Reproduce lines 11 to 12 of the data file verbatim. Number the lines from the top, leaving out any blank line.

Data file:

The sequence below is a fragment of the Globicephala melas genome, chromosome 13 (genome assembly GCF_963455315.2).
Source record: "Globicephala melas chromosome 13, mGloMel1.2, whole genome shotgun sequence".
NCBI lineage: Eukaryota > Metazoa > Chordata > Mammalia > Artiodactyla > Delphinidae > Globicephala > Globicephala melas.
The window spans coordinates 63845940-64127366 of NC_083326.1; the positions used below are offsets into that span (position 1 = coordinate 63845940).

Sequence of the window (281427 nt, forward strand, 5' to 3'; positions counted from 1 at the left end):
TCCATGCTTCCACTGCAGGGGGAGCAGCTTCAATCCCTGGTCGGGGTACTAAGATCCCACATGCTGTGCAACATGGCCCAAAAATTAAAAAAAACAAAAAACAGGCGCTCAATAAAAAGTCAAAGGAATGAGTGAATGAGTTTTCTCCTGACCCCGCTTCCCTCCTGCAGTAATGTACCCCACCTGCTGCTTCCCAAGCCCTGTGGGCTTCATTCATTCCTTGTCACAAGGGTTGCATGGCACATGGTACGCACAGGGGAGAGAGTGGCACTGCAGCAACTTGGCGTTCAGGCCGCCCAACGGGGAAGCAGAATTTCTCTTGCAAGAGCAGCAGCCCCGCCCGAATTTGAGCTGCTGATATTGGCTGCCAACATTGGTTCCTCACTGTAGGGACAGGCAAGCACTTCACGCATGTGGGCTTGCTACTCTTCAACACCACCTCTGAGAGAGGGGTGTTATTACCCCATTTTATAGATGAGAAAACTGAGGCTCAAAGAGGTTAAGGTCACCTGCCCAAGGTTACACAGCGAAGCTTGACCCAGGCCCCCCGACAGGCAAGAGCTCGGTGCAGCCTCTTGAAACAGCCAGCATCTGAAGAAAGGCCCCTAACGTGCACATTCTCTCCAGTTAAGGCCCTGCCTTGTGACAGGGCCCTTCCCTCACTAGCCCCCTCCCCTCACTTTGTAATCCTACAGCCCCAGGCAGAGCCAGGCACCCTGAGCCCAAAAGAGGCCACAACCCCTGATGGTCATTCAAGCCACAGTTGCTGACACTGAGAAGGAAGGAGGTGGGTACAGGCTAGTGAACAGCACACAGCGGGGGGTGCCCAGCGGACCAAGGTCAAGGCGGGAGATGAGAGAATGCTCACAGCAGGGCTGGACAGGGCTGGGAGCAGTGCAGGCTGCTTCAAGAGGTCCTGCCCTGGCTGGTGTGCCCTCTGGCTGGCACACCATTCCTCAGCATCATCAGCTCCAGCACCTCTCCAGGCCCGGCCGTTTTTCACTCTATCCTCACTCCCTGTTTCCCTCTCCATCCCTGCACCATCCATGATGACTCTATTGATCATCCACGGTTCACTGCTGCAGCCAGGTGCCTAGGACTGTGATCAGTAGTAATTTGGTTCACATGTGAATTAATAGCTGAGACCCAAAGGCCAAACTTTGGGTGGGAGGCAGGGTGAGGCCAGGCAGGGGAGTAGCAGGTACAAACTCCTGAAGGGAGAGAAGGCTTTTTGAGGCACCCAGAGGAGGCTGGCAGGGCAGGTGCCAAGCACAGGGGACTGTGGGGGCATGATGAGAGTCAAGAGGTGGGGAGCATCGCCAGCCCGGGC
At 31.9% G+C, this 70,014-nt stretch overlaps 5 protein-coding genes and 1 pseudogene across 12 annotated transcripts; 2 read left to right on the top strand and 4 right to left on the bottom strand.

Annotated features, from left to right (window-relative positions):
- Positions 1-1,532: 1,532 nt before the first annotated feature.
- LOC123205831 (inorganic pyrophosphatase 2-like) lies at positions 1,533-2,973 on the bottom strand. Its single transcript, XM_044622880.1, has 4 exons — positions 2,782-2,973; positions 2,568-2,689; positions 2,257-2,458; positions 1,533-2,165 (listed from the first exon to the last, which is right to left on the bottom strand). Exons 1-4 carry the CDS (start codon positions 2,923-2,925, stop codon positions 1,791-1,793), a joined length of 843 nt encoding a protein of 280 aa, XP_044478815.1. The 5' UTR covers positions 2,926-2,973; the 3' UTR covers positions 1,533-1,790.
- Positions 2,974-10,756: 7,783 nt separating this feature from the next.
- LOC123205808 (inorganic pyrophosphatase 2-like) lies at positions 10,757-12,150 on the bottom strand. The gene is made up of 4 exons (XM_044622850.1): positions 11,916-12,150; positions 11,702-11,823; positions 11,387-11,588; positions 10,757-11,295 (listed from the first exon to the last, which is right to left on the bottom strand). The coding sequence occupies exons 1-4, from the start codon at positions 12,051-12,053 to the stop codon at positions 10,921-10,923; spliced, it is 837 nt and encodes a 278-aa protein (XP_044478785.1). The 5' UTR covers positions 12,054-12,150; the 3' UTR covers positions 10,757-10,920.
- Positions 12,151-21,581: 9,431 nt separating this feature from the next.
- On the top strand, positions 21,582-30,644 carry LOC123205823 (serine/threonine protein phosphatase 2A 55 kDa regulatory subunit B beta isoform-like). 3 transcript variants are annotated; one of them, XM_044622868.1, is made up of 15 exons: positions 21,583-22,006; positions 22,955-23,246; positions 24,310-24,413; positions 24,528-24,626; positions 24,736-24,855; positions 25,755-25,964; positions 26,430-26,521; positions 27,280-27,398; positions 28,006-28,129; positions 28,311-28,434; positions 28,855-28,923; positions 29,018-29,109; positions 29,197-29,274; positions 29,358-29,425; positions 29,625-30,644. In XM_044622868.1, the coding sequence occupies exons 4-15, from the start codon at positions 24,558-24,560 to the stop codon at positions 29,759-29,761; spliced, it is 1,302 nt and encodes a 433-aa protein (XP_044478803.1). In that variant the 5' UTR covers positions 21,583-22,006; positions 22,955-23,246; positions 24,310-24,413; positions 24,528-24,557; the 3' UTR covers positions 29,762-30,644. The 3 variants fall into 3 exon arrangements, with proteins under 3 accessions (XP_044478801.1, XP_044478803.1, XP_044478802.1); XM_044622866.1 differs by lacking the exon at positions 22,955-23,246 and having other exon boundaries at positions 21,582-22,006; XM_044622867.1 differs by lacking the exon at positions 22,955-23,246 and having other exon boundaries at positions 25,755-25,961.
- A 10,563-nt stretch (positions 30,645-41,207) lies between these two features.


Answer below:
- Positions 2,974-10,756: 7,783 nt separating this feature from the next.
- LOC123205808 (inorganic pyrophosphatase 2-like) lies at positions 10,757-12,150 on the bottom strand. The gene is made up of 4 exons (XM_044622850.1): positions 11,916-12,150; positions 11,702-11,823; positions 11,387-11,588; positions 10,757-11,295 (listed from the first exon to the last, which is right to left on the bottom strand). The coding sequence occupies exons 1-4, from the start codon at positions 12,051-12,053 to the stop codon at positions 10,921-10,923; spliced, it is 837 nt and encodes a 278-aa protein (XP_044478785.1). The 5' UTR covers positions 12,054-12,150; the 3' UTR covers positions 10,757-10,920.